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Te'o wins Nagurski Award for top defensive player

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Te'o wins Nagurski Award for top defensive player

CHARLOTTE, N.C. (AP) Manti Te'o got a call from Dick Butkus on Monday morning, letting him know he was voted the nation's best linebacker. A few hours later, the Notre Dame star accepted the Bronko Nagurski Award as the nation's top defensive player.

Oh yeah, he also picked up a trip to New York as one of the finalists for the Heisman Trophy.

Not a bad day at all.

The energetic senior from Hawaii helped put Notre Dame back in the spotlight this season, leading the top-ranked Fighting Irish to an unbeaten regular season and a date with Alabama in the BCS championship game Jan. 7.

Te'o says being mentioned along with former Nagurski winners such as Charles Woodson, Terrell Suggs, Warren Sapp and Champ Bailey is ``something very special to me.''

Te'o led the nation's top-ranked defense with 103 tackles and seven interceptions.

He beat out four other finalists: South Carolina end Jadeveon Clowney, Georgia linebacker Jarvis Jones, Alabama cornerback Dee Milliner and Florida State end Bjoern Werner.

Notre Dame coach Brian Kelly was on hand as the event's keynote speaker at a downtown Charlotte hotel Monday night and said it's impossible to describe what Te'o has meant to the program.

``It takes time to move from not being part of the national championship discussion for over 20 years to be right at the point of being able to be a national champion,'' Kelly said. ``You need somebody that can galvanize the team and somebody to get them to believe that they can do it. His actions, the way he played and the way he led did incredible things for our football program.''

Te'o said this will be a season he'll never forget, but first he'd like to see the Fighting Irish get one more win.

``It's something that you dream of when you're a little kid,'' Te'o said. ``You never think it could happen, then it finally hits you in the face and it's a dream come true.''

When asked what he'd rather win - a national championship or the Nagurski Award - Te'o smiled and laughed as if it's the easiest question he's ever answered.

``Hey, all these awards are great, but football is a team sport,'' he said. ``If you ask people who the Butkus Award or the Bednarik Award winners are, or even the Heisman Trophy winner some years, they probably don't remember them. But they remember who won the national championship. They remember that. That's the trophy everybody wants.''

Te'o said he's anxious for the BCS title game, although it's still a month away.

As for the 45-day layoff, he doesn't believe it will be a factor once the game begins.

``It can be good or bad, depending on the player and team,'' Te'o said. ``It depends on how badly you want it. You can approach those 45 days as a pro. But if you just want to be in the national championship game and that's enough, you're obviously in trouble. Alabama has obviously been there a lot recently. You've got to act like you've been there, even if we haven't.''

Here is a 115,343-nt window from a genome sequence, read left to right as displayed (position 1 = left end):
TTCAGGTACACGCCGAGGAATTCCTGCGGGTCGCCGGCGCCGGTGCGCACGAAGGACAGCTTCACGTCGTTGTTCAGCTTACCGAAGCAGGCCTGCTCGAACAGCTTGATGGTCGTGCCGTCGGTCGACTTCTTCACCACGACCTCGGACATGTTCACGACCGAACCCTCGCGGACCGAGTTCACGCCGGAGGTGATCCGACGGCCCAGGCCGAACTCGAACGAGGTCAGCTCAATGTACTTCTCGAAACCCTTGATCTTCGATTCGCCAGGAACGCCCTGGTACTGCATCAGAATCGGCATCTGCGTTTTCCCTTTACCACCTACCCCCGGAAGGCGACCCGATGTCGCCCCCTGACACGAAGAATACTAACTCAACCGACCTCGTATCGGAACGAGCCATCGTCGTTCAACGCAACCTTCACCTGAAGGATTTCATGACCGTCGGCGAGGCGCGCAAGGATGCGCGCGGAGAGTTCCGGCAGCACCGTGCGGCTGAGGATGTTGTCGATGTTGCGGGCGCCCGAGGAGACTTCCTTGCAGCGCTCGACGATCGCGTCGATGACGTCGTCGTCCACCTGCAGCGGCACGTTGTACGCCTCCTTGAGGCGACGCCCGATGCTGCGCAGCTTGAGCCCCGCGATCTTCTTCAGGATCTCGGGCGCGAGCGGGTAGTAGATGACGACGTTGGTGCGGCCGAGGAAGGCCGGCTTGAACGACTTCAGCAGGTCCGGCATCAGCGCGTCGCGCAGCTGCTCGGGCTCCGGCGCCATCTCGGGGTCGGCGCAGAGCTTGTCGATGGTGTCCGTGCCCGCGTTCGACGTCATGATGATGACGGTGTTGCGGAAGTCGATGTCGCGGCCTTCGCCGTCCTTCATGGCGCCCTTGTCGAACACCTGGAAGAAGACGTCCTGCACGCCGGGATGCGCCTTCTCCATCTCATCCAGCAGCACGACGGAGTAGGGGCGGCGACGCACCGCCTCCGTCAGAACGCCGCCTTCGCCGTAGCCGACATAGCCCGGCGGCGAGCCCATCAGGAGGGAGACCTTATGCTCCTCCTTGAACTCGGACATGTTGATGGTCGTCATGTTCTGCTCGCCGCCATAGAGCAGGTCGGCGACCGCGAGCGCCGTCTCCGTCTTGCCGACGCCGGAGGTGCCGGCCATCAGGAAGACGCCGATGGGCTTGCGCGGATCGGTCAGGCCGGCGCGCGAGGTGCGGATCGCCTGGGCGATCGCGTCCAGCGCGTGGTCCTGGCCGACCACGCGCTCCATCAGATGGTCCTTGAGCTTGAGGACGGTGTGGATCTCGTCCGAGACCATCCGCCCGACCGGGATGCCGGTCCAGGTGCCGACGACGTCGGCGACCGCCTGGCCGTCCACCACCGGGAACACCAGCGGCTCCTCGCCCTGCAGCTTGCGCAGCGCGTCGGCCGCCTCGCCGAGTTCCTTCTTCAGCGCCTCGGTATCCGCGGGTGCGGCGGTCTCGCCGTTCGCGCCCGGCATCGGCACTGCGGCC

Kelly said he doesn't see the Fighting Irish losing focus as long as Te'o is in the locker room leading the way.

``He's a great student and he's really been a role model for everybody in our program,'' Kelly said. ``When you put all of those things together he's more than just a football player and I'm blessed that I had an opportunity to coach him.''

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Pelicans reportedly trade Anthony Davis to the Lakers for a huge haul including Lonzo Ball

Pelicans reportedly trade Anthony Davis to the Lakers for a huge haul including Lonzo Ball

According to a report from ESPN NBA Insider Adrian Wojnarowski, the Los Angeles Lakers have acquired Pelicans' forward Anthony Davis in exchange for Lonzo Ball, Brandon Ingram, Josh Hart, and multiple first-round draft picks, including the No. 4 overall pick in the 2019 NBA Draft.

The announcement comes less than 48 hours into the NBA offseason, although the rumors and speculation of the deal has been a prominent storyline for months.

The much-anticipated deal gives the Lakers the star they've been trying to pair with LeBron James for some time and gives the Pelicans a young nucleus to build around the presumptive No. 1 pick Zion Williamson. 

According to Marc Stein of The New York Times, the Boston Celtics refused to part ways with promising forward Jayson Tatum in a potential trade with New Orleans.

The Celtics had been in the mix for Davis, but with Kyrie Irving likely headed for the exits, Danny Ainge was unwilling to part with his young assets in exchange for the one year remaining on Davis' contract.

Before the Davis domino fell, NBC Sports Washington's Chase Hughes wrote about how a Davis trade could impact Bradley Beal's value

The Lakers, Knicks and Celtics all appear to want Davis and only one can get him, if he is even traded at all.

If the quest for Davis comes down to those three teams, there will be at least two that lose out.